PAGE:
I wasn’t going to write something about the iPhone in China.
I figured everybody looked at Apple’s much-anticipated little addition to the market for what Motorola’s Ed Zander calls “the device formerly known as the cell phone” and understood that iPhone was aimed squarely at the US, and maybe Japan and Europe.
I was wrong.
Apple Reality Distortion Field + China Hype = ?
In the lead article in his most recent newsletter Inside China Dispatch: Your Free Guide to Profiting from the China Miracle Taiwan-born/California raised hedge fund huckster Robert Hsu proves once again that a) China hype is alive and well, and b) having Chinese ancestry does not give you automatic insight into into doing business in the PRC.
The title of Mr. Hsu’s article is “Apple’s iPhone – the New Killer App in China.” He calls iPhone “the ULTIMATE China-friendly gizmo” (emphasis his.) He says this because the phone is central to the China technology experience, not the computer.
This, ladies and gentlemen, is the perfect example of how an otherwise intelligent person can make a huge, expensive mistake in China.
Let’s take apart his logic:
Argument: Chinese love their cell phones
Argument: Chinese use their cell phones more than their computers
Argument: The iPhone is a cell phone that does computer-like things
Conclusion: The iPhone is going to be so big in China that Apple’s share price should double.
All of his arguments are correct. But his conclusion is dead wrong, for the simple reason that Mr. Hsu has either intentionally overlooked some important facts about the Chinese mobile phone market (which would make him despicable, so I will not accuse him of this), or he simply does not have the knowledge to make this call (pardon the pun.)
iPhone stays Home
Consider the following about the Apple and iPhone situation in China, and tell me whether you think iPhone is the “kiler app” for China, or whether Mr. Hsu is blowing bubbles.
Let’s start with the basics:
1. Asia is not iPhone’s priority market, and China is not even on the radar. Jobs himself noted that “Asia” won’t even see a launch of the iPhone until sometime in 2008. I think it’s a little early to assume that China will even see iPhone in that time frame, given that Japan and possibly Hong Kong, Singapore, and Australia look like better candidates for launches than China.
2. No iTunes in China: iPhone relies heavily on the iTunes music store and software ecosystem to deliver a major portion of its value to the user. Apple has not launched iTunes in China, has announced no plans to do so, and faces an extremely hesitant music industry given the looseness of IPR enforcement here (which of course is stupid on the industry’s part, but that’s a topic for another post.)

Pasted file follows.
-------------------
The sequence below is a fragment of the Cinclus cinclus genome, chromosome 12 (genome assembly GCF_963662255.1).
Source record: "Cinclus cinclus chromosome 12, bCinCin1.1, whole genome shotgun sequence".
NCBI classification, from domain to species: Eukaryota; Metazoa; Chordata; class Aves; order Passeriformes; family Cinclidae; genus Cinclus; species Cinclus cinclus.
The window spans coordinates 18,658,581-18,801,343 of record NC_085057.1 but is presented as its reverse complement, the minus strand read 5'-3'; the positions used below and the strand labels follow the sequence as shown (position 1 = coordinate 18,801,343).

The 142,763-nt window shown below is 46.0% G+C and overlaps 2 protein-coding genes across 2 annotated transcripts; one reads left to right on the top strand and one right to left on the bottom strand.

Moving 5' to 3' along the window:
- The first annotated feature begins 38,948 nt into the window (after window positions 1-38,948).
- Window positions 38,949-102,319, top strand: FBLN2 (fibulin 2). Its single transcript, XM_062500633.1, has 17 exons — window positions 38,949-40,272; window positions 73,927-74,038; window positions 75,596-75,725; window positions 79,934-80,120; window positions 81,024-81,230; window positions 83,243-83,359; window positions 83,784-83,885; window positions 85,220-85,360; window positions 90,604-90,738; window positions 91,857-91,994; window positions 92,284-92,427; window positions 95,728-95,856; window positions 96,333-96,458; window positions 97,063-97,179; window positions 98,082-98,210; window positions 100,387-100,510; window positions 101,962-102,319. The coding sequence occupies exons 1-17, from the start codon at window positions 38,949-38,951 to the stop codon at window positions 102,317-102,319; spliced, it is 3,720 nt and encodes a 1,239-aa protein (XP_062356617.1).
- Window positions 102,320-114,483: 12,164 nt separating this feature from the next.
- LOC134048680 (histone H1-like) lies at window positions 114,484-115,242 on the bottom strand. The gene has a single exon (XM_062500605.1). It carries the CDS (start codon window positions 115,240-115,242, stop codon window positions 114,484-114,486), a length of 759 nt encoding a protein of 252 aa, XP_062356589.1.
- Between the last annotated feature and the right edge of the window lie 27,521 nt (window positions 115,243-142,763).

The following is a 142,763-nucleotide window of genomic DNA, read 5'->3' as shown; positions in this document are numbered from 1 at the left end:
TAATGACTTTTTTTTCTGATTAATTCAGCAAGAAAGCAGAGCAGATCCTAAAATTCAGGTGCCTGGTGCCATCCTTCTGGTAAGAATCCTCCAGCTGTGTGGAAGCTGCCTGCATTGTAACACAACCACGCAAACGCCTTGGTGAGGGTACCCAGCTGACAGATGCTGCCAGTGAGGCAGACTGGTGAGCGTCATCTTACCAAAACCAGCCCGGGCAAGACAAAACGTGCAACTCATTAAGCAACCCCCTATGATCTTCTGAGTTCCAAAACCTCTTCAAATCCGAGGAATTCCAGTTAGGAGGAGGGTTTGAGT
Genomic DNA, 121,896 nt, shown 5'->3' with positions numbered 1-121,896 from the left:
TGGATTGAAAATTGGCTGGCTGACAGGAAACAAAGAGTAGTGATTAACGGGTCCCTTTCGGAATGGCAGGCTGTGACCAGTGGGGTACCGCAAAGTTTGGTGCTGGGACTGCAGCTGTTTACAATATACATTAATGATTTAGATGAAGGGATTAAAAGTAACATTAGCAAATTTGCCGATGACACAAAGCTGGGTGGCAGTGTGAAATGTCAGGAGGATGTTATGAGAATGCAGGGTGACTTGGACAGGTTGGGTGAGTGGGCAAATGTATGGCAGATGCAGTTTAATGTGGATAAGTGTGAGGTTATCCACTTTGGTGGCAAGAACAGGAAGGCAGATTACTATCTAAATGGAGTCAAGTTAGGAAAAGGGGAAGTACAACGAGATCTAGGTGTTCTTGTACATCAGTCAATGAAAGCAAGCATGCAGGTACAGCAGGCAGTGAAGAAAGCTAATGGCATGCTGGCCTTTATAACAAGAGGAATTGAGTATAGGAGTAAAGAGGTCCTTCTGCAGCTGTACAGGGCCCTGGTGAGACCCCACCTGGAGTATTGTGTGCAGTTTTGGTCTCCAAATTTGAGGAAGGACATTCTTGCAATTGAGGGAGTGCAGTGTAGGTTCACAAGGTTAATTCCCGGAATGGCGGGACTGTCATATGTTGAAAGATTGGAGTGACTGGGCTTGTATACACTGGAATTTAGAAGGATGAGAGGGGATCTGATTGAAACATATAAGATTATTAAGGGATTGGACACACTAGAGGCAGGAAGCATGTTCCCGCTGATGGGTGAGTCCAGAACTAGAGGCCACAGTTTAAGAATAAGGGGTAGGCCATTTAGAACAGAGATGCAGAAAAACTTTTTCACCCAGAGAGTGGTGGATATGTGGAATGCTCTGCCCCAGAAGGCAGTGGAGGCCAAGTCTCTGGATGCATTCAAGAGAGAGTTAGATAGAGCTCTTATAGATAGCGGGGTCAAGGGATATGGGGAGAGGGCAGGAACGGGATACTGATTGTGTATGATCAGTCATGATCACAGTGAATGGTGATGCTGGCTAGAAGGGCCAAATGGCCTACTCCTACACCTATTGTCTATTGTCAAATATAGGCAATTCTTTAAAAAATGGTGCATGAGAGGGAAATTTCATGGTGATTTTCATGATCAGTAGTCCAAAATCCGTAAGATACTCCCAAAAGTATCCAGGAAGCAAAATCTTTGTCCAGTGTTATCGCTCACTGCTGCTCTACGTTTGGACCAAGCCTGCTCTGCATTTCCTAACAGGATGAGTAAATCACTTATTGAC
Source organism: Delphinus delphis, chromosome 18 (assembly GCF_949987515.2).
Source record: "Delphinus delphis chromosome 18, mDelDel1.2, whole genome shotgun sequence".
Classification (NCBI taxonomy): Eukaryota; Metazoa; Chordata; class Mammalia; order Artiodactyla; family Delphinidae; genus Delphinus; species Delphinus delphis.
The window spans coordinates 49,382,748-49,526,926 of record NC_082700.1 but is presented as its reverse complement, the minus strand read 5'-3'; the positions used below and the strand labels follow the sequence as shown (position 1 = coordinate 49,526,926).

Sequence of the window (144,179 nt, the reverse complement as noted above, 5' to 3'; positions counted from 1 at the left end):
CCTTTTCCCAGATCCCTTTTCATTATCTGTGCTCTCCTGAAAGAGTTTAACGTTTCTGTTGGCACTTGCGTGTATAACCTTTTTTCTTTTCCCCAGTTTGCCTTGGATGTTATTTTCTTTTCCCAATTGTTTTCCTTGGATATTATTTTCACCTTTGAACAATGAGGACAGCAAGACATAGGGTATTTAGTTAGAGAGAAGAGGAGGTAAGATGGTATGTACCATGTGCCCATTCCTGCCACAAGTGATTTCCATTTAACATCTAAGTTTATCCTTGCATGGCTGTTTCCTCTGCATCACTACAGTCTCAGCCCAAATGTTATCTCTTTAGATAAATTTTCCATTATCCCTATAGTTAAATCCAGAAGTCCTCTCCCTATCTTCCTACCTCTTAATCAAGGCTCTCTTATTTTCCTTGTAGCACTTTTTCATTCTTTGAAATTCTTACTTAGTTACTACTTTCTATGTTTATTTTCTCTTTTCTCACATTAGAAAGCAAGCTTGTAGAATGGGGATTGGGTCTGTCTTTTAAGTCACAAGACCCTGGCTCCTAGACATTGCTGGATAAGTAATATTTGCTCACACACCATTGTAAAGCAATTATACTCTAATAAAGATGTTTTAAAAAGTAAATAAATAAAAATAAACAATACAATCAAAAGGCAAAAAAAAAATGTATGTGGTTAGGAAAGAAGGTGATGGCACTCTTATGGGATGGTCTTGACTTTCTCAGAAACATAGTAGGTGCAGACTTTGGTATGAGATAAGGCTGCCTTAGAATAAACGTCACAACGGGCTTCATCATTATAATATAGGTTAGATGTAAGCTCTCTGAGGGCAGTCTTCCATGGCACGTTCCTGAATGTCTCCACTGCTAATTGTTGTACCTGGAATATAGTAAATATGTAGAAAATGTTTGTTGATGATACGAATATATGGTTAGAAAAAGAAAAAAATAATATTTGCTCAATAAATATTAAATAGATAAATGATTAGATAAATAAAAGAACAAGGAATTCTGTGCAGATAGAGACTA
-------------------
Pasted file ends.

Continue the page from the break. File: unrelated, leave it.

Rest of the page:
3. No Apple Store in China: Unless Apple starts opening Apple Stores in China, don’t count on iPhone being much more than an extreme niche product. When you look around the retail environment in China, it is rife with the kind if problems that drove Steve Jobs to open Apple Stores: retail salespeople are hard-pressed to learn enough about their product to make a good effort to sell them. The iPhone is going to need some selling, especially given that it would sell at a very high price, and as mobile manufacturers are discovering, the only way to sell high-end phones in China is to exercise as much control over the retail experience as possible. A lot of Motorola’s success is coming from branded stores, mini-stores, and counters where MOTO actually trains the sales staff. Frankly, a lot of Lenovo’s success in China has come from it’s own branded stores for much the same reason. No Apple stores, no success for iPhone in China.
4. No Handwriting Input: The iPhone doesn’t have a stylus or any other way of inputting non-roman text without using a roman keyboard. Don’t think that’s important? Go ask the guys selling PDAs in China if Chinese care for QWERTY input. They would give you the same answer that the sales figures do: Chinese prefer handwriting to QWERTY by a huge margin. In fact, well over half of the smartphones sold in China use handwriting recognition as the primary input, and the bestselling PDA in the market – Motorola’s MOTOMING, with a 50% market share – is handwriting input . RIM is running up against this problem with Blackberry, and to their credit they’re taking the issue seriously. But Steve Jobs hates the stylus. Gee, Steve. Maybe the whole world isn’t EXACTLY like you.